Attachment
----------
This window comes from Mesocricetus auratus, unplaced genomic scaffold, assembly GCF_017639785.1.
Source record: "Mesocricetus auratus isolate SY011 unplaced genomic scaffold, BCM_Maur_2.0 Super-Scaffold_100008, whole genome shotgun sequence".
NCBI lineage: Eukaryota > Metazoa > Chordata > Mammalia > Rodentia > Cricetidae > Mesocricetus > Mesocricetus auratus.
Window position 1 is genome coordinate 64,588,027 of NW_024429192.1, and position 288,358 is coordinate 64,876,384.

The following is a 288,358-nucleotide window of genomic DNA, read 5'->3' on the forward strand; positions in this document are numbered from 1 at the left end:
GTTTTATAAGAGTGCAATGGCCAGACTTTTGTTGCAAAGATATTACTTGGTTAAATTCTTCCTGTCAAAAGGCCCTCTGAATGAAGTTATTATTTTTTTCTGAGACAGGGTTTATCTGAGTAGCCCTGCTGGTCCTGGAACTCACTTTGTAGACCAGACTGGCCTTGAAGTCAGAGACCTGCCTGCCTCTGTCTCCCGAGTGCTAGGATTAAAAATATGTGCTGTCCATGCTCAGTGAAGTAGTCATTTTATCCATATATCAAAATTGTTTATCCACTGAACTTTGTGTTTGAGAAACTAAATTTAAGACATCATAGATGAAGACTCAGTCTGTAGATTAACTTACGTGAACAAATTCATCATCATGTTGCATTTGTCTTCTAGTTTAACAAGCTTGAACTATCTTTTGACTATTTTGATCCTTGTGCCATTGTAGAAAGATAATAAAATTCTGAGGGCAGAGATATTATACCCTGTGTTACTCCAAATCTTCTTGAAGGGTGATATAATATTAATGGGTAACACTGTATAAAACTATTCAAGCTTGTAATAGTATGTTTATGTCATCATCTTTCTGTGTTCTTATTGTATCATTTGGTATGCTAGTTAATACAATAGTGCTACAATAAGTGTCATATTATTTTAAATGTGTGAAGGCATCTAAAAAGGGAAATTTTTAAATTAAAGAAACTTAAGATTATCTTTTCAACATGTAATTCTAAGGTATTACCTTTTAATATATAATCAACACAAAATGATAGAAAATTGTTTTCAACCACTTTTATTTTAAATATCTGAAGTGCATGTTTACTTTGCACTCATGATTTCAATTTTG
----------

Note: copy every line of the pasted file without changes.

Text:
This window comes from Mesocricetus auratus, unplaced genomic scaffold, assembly GCF_017639785.1.
Source record: "Mesocricetus auratus isolate SY011 unplaced genomic scaffold, BCM_Maur_2.0 Super-Scaffold_100008, whole genome shotgun sequence".
NCBI lineage: Eukaryota > Metazoa > Chordata > Mammalia > Rodentia > Cricetidae > Mesocricetus > Mesocricetus auratus.
Window position 1 is genome coordinate 64,588,027 of NW_024429192.1, and position 288,358 is coordinate 64,876,384.

The following is a 288,358-nucleotide window of genomic DNA, read 5'->3' on the forward strand; positions in this document are numbered from 1 at the left end:
GTTTTATAAGAGTGCAATGGCCAGACTTTTGTTGCAAAGATATTACTTGGTTAAATTCTTCCTGTCAAAAGGCCCTCTGAATGAAGTTATTATTTTTTTCTGAGACAGGGTTTATCTGAGTAGCCCTGCTGGTCCTGGAACTCACTTTGTAGACCAGACTGGCCTTGAAGTCAGAGACCTGCCTGCCTCTGTCTCCCGAGTGCTAGGATTAAAAATATGTGCTGTCCATGCTCAGTGAAGTAGTCATTTTATCCATATATCAAAATTGTTTATCCACTGAACTTTGTGTTTGAGAAACTAAATTTAAGACATCATAGATGAAGACTCAGTCTGTAGATTAACTTACGTGAACAAATTCATCATCATGTTGCATTTGTCTTCTAGTTTAACAAGCTTGAACTATCTTTTGACTATTTTGATCCTTGTGCCATTGTAGAAAGATAATAAAATTCTGAGGGCAGAGATATTATACCCTGTGTTACTCCAAATCTTCTTGAAGGGTGATATAATATTAATGGGTAACACTGTATAAAACTATTCAAGCTTGTAATAGTATGTTTATGTCATCATCTTTCTGTGTTCTTATTGTATCATTTGGTATGCTAGTTAATACAATAGTGCTACAATAAGTGTCATATTATTTTAAATGTGTGAAGGCATCTAAAAAGGGAAATTTTTAAATTAAAGAAACTTAAGATTATCTTTTCAACATGTAATTCTAAGGTATTACCTTTTAATATATAATCAACACAAAATGATAGAAAATTGTTTTCAACCACTTTTATTTTAAATATCTGAAGTGCATGTTTACTTTGCACTCATGATTTCAATTTTG